Although not as highly regarded as his brother Jermell, Jermall Charlo’s performance reflected a young fighter on the rise, and although De Los Santos is only a journeyman, he recently went the distance against hot prospects Glen Tapia and J’Leon Love. The future seems bright for both Charlo brothers going forward.
Diaz Breaks Down Rodriguez
Prior to Friday night’s fight, 2012 Olympian Joseph Diaz, Jr., (9-1, 6 KOs), acknowledged that he was at the stage of his young career where it was time to step up the level of his competition.
“I know that Carlos Rodriguez is going to come and be aggressive to try to overwhelm me,” said Diaz. “He may be my toughest opponent to date, but I’m ready for him. I know that it will be a difficult fight because he’s an experienced fighter, but I’m ready to give the fans a great show.” Although Rodriguez is a journeyman at best, he has fought high-caliber opponents including Hernan Marquez and unified flyweight champion Juan Francisco Estrada.
Diaz did have to work for it, but eventually broke down the game Rodriguez, (21-12-3, 9 KOs), en route to a seventh round stoppage in a scheduled eight round junior featherweight bout. The fight was waved off at 1:13 of round seven by referee Raul Caiz Jr. as Rodriguez was no longer defending himself along the ropes.
Diaz started strong, causing Rodriguez to wobble after a right hook in round one, and continued to rock Rodriguez in rounds two and three. However, as the fight progressed Rodriguez appeared to find his confidence and by the fourth round he was executing a sustained body attack on Diaz, digging in with both left and right hooks.
By round five Diaz and Rodriguez were both trading leather in close quarters and landing effectively on their opponent, but the difference was that for everything Rodriguez landed on Diaz, Diaz landed back on Rodriguez heavier and faster. Eventually, Diaz’s speed and power simply wore Rodriguez down, and by the seventh round Rodriguez was unable to muster any further resistance. The end came with a left hook to the body by Diaz that doubled Rodriguez over, followed by a sustained flurry along the ropes until the referee stepped in to save Rodriguez from further punishment.
In Other Action
In the first televised bout of Friday’s card, 2012 Olympian Errol Spence, Jr., (10-0, 8 KOs), continued to roll along as a professional, knocking out late sub Gerardo Cuevas, (16-11, 14 KOs), after Cuevas indicated he did not wish to continue after round one.
Cuevas, also known as Pipino Cuevas, Jr., was once 11-0 but unlike his more famous father he has not distinguished himself as a pro, beating only two fighters with winning records since 2007. Against Spence he fought like it, offering only token resistance while Spence got in his cardio for the day.
In other glorified sparring action, junior featherweight Diego De La Hoya, cousin of Oscar De La Hoya, notched his second stoppage in two pro bouts by pummeling overmatched Abraham Rubio, (3-3-1, 1 KO), for two minutes and 33 seconds before referee Pat Russell pulled the plug on De La Hoya’s workout.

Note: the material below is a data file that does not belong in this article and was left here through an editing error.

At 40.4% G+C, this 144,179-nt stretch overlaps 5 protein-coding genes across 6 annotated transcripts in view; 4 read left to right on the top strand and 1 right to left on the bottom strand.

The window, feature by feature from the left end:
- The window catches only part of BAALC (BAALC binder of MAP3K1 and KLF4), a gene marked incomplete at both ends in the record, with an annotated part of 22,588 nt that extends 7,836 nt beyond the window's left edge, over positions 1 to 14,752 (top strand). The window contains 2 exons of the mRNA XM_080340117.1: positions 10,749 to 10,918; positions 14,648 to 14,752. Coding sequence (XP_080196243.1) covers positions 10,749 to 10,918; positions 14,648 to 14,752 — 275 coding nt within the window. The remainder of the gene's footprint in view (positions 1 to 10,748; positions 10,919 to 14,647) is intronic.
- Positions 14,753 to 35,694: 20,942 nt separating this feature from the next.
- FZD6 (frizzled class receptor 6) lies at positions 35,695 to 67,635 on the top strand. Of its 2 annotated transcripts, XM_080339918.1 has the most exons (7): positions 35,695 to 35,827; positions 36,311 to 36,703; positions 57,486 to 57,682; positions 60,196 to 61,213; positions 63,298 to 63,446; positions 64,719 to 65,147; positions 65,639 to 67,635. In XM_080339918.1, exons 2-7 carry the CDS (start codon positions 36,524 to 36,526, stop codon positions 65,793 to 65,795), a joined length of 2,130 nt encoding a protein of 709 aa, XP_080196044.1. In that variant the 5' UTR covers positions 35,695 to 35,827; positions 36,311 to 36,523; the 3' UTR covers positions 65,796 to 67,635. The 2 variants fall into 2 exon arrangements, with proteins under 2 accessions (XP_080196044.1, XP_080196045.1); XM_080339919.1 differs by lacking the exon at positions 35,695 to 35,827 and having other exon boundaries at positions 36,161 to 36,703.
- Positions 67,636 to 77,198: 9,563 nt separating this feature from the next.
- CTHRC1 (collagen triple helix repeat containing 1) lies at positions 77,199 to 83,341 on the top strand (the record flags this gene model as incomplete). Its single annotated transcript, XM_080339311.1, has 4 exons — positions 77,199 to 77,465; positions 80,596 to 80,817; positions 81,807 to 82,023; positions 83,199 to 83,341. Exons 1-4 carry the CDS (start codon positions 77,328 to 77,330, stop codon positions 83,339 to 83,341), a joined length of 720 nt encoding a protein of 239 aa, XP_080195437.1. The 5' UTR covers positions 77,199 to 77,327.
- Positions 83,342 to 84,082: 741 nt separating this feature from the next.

Fortunately there was some bona fide competitive action on the undercard, and young fighters Angel Osuna and Hugo Centeno, Jr., fought valiantly and gave the fans their money’s worth. It was a battle of will vs. skill, and in this fight skill scored a stunning final round stoppage as Centeno, (20-0, 11 KOs), rallied to overcome the relentless pressure of Osuna, (11-4-1, 7 KOs) by referee’s stoppage 52 seconds into round ten. Centeno was clearly the sharper, more technically sound boxer but Osuna just kept coming and throwing, knocking Centeno down in round seven and battering him in round eight before Centeno dropped Osuna with a three-punch combination in round ten. Osuna struggled to his feet but was in no shape to continue, prompting the stoppage. Osuna’s condition deteriorated after the stoppage and he was carried from the ring on a stretcher for immediate medical attention.
The Palm Springs Desert Sun reported that Osuna was alert upon arrival at a local hospital and kept overnight for observation due to a blood clot.
In welterweight action, Kevin Watts, (3-0, 2 KOs), scored a second round knockout over Alejandro Arteaga, (3-8, 1 KO), in a scheduled four round bout. Watts boxed well behind the jab using his distance in round one. A crunching left hook to the body sent Arteaga to the canvas as the referee reached a ten count at 1:26 of the second round.
In his pro debut, heavyweight Stephan Shaw of St. Louis made quick work of Jose Hermosillo with a first round knockout. A right hand by Shaw sent Hermosillo to the canvas, but even though Hermosillo beat the referee’s count, Shaw jumped all over him and connected again with a huge right hand that knocked Hermosillo out 47 seconds into the round. With the loss Hermosillo drops to 0-2. Shaw was an amateur standout and trains with Kevin Cunningham, noted for guiding Cory Spinks and Devon Alexander to world titles. Shaw also recently signed with Al Haymon, establishing his stellar connections and ensuring that he will be given every opportunity to grow into a bona fide heavyweight prospect.
The nine-bout card was presented by Golden Boy Promotions in association with Goossen Tutor Promotions, with five of the bouts televised by FOX Sports 1 and FOX Deportes. Fans in attendance were also able to see heavyweight contender Chris Arreola, seated ringside to support fellow Riverside fighter Josesito Lopez, and local star Julio Diaz.